Sometimes it feels like everything's already been discovered. But 2022 has proven that there's still much more to learn when it comes to Dinosaur discoveries. Here are five fascinating dyno finds from 2022. Up first, we're headed to Argentina where scientists discovered a new species of armless Avila sore these dino’s arms were so short they needed a T Rex to grab stuff for them. These carnivorous beasts were chopping their way around modern-day Argentina about 70 million years ago, so they may have witnessed the big meteor impact that wiped out the dinosaurs. Next on our list, we have to go all the way to eastern Australia to meet the ancient relative of the modern-day crocodiles and alligators. This newly discovered fossil is 95 million years old. And the paleontologist examining this fossil discovered the last meal this crocodile ate a small dinosaur. And in China, a new species of armored dinosaur was discovered. This pokey cousin of the stegosaurus lived 192 to 174 million years ago, and is the earliest of this type of dinosaur ever found in southern China. Our fourth Big Data Discovery takes us to Portugal where a new species of the very scary very big Spinosaurus was discovered. Well, the bones were discovered 20 years ago, but researchers only just realized it's a new species. These dinosaurs lived 125 million years ago and spent most of their time in water, but could also chase down prey on land. So, so terrifying. And finally a big discovery in our own backyard. In Tanis, North Dakota, a bunch of dinosaurs, fish, turtles, and even small mammals were all buried by a huge event. And scientists are pretty sure that huge event is the meteor impact that killed the dinosaurs. Scientists analyze little bits of sediment in fish gills at tennis, and they are meteorite fragments, which means that the meteor hit the Earth so hard that pieces of a travel from Mexico to North Dakota. There's even dinosaur skin preserved at tennis. Scientists say that's proof that the Dinos died there instantly. Dinosaurs are super cool, but I can understand why Ryan's terrified of them. Ten News correspondent Laine Farber is here to tell us about a recent dino discovery that might be in Ryan's nightmares.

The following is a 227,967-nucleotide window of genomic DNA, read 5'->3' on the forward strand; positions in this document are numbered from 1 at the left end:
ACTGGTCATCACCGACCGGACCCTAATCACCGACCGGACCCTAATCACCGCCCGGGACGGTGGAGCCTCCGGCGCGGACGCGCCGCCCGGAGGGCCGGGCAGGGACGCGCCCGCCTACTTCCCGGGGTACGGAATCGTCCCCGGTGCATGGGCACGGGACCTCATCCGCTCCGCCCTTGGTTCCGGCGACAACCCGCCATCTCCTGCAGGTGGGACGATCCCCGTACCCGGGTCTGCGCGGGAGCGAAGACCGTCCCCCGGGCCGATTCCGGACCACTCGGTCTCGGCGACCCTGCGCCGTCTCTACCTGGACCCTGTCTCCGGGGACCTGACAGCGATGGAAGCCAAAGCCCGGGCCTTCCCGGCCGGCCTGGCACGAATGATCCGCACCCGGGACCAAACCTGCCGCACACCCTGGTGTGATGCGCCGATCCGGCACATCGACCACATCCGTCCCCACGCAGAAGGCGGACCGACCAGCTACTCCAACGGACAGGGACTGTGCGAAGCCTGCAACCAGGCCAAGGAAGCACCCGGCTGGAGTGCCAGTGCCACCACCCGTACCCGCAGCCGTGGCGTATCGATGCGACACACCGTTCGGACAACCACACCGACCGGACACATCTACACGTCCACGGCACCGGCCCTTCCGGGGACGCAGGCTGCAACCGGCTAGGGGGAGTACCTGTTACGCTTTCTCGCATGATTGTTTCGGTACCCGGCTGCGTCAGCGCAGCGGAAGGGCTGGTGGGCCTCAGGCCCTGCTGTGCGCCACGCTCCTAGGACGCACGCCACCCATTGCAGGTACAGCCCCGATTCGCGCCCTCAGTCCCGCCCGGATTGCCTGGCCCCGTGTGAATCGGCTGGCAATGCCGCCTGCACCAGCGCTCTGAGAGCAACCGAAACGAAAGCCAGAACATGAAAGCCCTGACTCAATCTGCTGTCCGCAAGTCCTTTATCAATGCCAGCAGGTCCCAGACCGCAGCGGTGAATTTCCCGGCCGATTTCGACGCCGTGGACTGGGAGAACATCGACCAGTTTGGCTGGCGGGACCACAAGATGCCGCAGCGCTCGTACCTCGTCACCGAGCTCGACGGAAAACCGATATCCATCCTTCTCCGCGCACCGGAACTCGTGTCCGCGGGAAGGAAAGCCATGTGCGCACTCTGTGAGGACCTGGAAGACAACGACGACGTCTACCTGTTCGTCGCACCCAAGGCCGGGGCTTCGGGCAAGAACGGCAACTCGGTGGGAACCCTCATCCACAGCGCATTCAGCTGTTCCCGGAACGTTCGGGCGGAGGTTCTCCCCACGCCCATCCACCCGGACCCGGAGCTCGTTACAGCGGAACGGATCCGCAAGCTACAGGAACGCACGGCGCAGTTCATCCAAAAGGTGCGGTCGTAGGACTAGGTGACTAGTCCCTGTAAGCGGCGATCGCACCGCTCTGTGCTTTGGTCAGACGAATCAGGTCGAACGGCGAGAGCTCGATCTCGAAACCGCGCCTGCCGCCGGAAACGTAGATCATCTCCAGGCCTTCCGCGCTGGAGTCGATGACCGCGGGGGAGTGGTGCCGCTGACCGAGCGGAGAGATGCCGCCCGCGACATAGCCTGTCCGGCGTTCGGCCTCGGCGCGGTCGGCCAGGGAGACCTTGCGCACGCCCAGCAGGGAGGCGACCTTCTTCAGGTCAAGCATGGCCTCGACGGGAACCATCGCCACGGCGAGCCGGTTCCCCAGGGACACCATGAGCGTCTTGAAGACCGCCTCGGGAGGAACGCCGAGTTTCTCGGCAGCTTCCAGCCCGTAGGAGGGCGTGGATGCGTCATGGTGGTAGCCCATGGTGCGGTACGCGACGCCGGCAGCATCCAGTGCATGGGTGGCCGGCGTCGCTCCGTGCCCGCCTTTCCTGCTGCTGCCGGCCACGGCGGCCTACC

Laine Farber 3:58